Sailing Charlotte Harbor, Florida

An Insider's Guide to a Cruising Sailor's Playground in Western Florida

I’ve fallen in love on the water twice. Once, 38 years ago, when my date abandoned ship to attend to a call of nature. I knew then that Colleen, now my long-suffering wife, had what it takes to be married to a sailor.

Winds End under sail, Gulf of Mexico.

And again, 15 years ago, when I awoke to the sound of a pod of dolphins in hot pursuit of a school of baitfish while we were anchored off Marker 60 on the Intracoastal Waterway, just south of Charlotte Harbor, Florida’s cruising, fishing, and gunkholing playground. 

Charlotte Harbor covers 270 square miles of pristine sailing and cruising grounds. There’s a nice 12-mile run from Burnt Store Marina on the eastern edge of the harbor west to Boca Grande Pass with plenty of water for all kinds of boats. There’s also good water for shallow-draft boats north of Burnt Store Marina, up the Peace River to a hole-in-the-wall marina and restaurant called the Nav-A-Gator, which boasts some of the best pub grub food this side of Eastport. The Intracoastal Waterway defines the western boundary of Charlotte Harbor. 

My wife and I spent five years exploring the area aboard our 43-foot ketch, Wind’s End. Then, we bought a home on Useppa Island and continued our exploration by kayak, catboat, and paddleboard. There’s hardly a Charlotte Harbor sandbar I haven’t been stuck on. Or a beach bar whose libations I haven’t sampled.

Seagulls at sunset

What follows is an insider’s guide to all that Charlotte Harbor has to offer.

If sailing is your thing, the area has a number of charter operations which rent bareboat or skippered craft. You’ll find the sailing easy, as long as you believe your depth finder, “read” the water (blue is best; green is good; brown is bad), stay in the channel if you’re navigating the Intracoastal and have a paid-up TowBoatUS or SeaTow membership.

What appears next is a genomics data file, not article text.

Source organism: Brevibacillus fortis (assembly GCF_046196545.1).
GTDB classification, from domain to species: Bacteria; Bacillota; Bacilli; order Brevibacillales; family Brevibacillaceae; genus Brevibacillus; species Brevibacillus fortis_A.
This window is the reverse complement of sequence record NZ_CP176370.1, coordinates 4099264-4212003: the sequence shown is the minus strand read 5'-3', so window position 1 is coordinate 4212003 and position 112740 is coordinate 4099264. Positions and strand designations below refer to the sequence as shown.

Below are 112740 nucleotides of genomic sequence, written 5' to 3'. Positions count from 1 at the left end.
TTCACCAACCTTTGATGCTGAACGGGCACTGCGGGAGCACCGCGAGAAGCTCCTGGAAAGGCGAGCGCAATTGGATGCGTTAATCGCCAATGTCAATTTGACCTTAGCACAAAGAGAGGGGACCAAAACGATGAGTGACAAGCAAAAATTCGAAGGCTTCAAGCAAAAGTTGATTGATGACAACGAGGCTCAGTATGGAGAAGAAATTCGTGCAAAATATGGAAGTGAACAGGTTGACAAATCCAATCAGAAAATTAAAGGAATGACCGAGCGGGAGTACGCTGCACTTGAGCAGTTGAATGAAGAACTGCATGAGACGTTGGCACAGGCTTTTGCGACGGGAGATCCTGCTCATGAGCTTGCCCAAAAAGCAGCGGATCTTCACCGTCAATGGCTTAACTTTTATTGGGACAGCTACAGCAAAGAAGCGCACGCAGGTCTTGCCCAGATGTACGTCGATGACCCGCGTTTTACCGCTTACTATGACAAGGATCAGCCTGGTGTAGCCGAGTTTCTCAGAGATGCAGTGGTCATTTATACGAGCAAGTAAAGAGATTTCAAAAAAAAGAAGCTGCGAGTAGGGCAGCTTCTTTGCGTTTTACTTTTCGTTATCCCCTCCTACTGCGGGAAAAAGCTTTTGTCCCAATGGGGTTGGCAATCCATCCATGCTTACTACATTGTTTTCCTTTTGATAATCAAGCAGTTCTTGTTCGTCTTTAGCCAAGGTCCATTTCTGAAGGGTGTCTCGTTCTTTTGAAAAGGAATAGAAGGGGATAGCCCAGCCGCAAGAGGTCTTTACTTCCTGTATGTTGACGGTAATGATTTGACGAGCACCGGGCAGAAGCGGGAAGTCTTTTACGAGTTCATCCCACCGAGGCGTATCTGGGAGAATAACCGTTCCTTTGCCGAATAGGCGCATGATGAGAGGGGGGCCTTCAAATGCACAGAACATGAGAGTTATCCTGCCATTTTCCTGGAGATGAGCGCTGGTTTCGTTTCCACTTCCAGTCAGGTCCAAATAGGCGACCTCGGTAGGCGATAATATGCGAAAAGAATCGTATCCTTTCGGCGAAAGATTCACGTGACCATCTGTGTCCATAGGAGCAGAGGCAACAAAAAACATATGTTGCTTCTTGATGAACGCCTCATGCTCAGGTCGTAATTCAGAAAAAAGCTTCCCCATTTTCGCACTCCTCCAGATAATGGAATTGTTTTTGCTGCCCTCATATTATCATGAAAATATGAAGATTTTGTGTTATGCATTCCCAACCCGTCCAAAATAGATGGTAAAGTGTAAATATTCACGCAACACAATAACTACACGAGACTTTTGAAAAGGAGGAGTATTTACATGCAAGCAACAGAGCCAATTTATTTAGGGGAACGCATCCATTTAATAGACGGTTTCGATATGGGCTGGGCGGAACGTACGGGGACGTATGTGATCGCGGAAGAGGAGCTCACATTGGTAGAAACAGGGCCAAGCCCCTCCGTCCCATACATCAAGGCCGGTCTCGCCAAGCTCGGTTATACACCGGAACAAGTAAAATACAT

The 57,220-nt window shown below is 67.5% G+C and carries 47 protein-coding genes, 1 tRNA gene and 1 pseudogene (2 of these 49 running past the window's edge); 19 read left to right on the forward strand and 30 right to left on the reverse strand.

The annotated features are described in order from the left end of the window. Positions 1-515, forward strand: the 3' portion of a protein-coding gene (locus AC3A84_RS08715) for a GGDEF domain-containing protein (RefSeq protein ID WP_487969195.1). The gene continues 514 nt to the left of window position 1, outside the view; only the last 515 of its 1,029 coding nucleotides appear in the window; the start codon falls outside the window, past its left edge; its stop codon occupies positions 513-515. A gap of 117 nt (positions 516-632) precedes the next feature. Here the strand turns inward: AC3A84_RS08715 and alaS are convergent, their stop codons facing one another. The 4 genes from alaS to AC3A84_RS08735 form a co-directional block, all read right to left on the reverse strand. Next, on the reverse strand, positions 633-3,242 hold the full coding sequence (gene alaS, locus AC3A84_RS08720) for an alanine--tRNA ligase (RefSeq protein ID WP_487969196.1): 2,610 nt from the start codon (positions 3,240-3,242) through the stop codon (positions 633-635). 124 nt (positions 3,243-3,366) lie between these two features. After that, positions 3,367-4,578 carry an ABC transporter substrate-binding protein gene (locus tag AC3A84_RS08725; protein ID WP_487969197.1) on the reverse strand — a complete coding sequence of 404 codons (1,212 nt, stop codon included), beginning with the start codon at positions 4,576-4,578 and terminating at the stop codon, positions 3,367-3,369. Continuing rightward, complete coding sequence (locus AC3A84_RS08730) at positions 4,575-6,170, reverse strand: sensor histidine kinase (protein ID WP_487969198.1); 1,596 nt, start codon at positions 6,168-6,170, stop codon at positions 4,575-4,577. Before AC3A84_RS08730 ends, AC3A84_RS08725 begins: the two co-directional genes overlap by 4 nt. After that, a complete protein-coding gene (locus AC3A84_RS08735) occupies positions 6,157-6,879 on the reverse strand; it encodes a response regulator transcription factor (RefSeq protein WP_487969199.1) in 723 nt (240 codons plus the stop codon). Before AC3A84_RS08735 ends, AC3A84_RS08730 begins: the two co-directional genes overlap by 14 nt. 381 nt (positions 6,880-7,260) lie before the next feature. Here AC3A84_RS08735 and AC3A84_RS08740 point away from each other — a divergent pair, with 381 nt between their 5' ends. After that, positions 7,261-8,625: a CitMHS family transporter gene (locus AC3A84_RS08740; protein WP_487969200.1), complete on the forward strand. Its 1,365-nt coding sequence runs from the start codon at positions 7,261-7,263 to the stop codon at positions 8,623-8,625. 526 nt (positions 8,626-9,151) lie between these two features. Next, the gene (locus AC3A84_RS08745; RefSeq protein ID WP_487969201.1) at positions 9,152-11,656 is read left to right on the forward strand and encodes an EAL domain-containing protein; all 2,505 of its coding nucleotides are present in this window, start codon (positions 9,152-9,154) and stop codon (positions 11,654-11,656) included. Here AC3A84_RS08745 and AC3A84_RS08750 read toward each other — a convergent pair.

A three- to four-day sailing itinerary might start with a visit to Cabbage Key’s iconic restaurant (there’s more than $10,000 in dollar bills taped to the restaurant’s ceiling). 

You’ll want to take your dink behind Cabbage Key to a set of low-slung islands and cut through to the beach following the Tunnel of Love. Then, drop the hook in nearby Pelican Bay, dinghy into the docks, and walk through the Palmettos to the beach. Watch out for wild pigs en route. From there, you can make an easy run out Boca Grande Pass and sail six miles to Captiva Island and South Seas Plantation. Redfish Pass is a little tricky, so hail the dockmaster for the latest information.

Kayaking through the Tunnel of Love.

Useppa Island is a favorite stop. Some charter companies have an arrangement that allows you to tie up at the dock and use the facilities. Useppa is a special place with plenty of history. The pirate Gaspar was said to have frequented these parts; there’s 10,000 years of Calusa Indian history on display at the Island’s Museum and tall tales aplenty about early 20th century moguls and movie stars who used to frolic there. The island was even used as a CIA training base for Bay of Pigs invaders.  

Sandpiper Worlds off Useppa Island.

This year, the island’s yacht club is hosting the Sandpiper Worlds, a gathering of about 30 Marshall catboats that is sure to please if you’re a small-boat devotee. For those who’d rather explore via kayak, the Calusa Blueway is a 50-mile waterworld of mangrove rivers, spoil islands, and wildlife galore.  

If fishing is your thing, you can’t go wrong with a light-tackle rig and a qualified guide, as the flats fishing in February and early March is some of the best in the country. 

A good way to get your bearings is to take an eco- or dolphin-watching tour, such as the one run by Captain Jack LaPlante. (I like to say Jack is a pirate… but he’s my pirate!)

No matter how you slice it, Charlotte Harbor has lots to offer.

My wife and I are glad we moved to Annapolis three years ago, but we do miss the siren call of the wind, the fragrant smell of the mangroves, and the bleating cries of baby ospreys of our former Florida home. Good thing it’s only a two and a half hour airplane flight away. See you at BWI.

For more articles about cruising, click here!